Sasson AR, Pingpank, Jr JF, Wetherington RW, Hanlon AL, Ridge JA. Incidental Parathyroidectomy During Thyroid Surgery Does Not Cause Transient Symptomatic Hypocalcemia. Arch Otolaryngol Head Neck Surg. 2001;127(3):304-308. doi:10.1001/archotol.127.3.304
Copyright 2001 American Medical Association. All Rights Reserved. Applicable FARS/DFARS Restrictions Apply to Government Use.2001
To identify any risk factors for incidental parathyroidectomy and to define its association with symptomatic postoperative hypocalcemia.
Tertiary referral cancer center.
Consecutive patients who underwent thyroid surgery between 1991 and 1999. Patients who underwent procedures for locally advanced thyroid cancer requiring laryngectomy, tracheal resection, or esophagectomy were excluded.
All pathology reports were reviewed for the presence of any parathyroid tissue in the resected specimen. Slides were reviewed, and information regarding patient demographics, diagnosis, operative details, and postoperative complications was collected.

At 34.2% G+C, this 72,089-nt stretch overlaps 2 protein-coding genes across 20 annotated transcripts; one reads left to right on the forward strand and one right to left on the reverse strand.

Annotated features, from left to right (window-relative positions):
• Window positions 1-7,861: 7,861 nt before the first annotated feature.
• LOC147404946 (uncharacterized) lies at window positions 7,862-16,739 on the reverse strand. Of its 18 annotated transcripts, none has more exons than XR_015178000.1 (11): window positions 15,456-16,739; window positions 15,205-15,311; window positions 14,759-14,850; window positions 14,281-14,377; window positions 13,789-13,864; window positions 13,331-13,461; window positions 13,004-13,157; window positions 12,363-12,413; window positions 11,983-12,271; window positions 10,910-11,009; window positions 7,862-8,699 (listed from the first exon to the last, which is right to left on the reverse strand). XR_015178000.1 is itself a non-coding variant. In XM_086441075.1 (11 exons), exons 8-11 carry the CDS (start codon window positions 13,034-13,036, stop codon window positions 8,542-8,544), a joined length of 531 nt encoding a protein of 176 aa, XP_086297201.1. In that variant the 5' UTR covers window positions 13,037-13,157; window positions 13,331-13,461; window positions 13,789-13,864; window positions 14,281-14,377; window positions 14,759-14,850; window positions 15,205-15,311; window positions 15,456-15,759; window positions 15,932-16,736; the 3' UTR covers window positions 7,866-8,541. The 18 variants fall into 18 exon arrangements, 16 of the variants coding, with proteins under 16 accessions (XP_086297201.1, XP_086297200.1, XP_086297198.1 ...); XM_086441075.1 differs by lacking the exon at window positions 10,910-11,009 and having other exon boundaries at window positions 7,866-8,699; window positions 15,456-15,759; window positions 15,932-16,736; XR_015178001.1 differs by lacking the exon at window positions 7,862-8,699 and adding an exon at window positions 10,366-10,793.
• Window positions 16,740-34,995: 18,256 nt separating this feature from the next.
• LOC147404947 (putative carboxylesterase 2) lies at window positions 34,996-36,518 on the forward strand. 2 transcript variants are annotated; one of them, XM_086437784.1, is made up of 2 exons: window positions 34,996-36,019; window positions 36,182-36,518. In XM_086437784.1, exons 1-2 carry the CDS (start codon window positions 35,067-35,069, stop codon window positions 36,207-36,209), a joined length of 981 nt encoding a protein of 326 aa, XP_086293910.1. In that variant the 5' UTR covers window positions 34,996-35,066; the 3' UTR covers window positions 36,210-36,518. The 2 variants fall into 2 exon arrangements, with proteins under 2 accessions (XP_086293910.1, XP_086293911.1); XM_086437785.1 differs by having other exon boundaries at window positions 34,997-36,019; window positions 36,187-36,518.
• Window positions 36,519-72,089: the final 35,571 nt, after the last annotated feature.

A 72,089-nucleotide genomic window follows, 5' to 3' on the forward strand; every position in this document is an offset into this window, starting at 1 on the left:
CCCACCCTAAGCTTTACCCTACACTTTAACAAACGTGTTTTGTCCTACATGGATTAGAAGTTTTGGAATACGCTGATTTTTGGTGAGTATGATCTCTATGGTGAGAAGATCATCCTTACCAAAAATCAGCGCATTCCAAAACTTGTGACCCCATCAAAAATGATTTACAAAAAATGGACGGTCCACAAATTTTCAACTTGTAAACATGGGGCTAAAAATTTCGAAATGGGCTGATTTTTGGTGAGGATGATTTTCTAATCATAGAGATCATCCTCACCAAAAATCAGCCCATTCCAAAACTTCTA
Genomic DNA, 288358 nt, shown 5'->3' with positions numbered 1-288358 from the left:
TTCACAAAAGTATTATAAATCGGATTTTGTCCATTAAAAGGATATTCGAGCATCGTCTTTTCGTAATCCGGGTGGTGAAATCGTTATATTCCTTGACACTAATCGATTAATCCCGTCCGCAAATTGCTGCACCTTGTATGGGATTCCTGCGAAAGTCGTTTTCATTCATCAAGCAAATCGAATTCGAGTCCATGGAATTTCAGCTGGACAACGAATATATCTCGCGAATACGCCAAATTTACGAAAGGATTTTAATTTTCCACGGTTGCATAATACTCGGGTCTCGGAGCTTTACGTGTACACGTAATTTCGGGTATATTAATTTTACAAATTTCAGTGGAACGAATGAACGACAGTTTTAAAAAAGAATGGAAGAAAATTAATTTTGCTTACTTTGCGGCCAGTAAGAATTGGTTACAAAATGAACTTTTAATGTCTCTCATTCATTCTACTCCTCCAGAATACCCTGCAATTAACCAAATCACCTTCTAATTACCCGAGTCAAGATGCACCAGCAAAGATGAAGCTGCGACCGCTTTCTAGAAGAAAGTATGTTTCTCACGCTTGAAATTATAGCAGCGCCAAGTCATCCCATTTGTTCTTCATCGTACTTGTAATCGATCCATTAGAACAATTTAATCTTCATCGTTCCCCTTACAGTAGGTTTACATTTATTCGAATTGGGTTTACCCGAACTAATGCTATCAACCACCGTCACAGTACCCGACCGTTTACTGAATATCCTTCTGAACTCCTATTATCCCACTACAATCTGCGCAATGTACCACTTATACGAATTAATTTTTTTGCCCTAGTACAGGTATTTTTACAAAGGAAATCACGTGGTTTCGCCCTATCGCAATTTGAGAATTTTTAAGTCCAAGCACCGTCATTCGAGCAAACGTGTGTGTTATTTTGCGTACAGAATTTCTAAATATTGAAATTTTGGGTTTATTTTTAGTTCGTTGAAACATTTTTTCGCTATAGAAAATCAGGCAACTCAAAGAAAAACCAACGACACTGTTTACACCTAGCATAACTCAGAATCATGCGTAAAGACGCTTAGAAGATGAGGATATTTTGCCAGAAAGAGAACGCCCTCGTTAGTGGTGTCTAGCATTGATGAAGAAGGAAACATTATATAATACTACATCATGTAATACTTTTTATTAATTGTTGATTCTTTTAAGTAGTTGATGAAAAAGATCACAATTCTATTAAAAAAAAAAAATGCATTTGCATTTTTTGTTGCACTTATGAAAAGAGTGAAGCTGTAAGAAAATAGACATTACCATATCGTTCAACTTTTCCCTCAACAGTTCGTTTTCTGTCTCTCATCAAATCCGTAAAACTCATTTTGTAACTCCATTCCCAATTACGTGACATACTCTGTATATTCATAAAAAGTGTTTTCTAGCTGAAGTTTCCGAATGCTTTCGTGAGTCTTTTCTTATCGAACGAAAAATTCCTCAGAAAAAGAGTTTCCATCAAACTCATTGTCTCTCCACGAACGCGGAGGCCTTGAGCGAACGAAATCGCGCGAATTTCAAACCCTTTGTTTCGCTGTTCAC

Main Outcome Measure
Identification of parathyroid tissue in resected specimens and postoperative symptomatic hypocalcemia.
A total of 141 thyroid procedures were performed: 69 total thyroidectomies (49%) and 72 total thyroid lobectomies (51%) . The findings were benign in 68 cases (48%) and malignant in 73 cases (52%). In the entire series, incidental parathyroidectomy was found in 21 cases (15%). Parathyroid tissue was found in intrathyroidal (50%), extracapsular (31%), and central node compartment (19%) sites. The performance of a concomitant modified radical neck dissection was associated with an increased risk of unplanned parathyroidectomy (P = .05). There was no association of incidental parathyroidectomy with postoperative hypocalcemia (P = .99). Multivariate analysis identified total thyroidectomy as a risk factor for postoperative hypocalcemia (P = .008). In the entire study group, transient symptomatic hypocalcemia occurred in 9 patients (6%), and permanent hypocalcemia occurred in 1 patient who underwent a total thyroidectomy and concomitant neck dissection.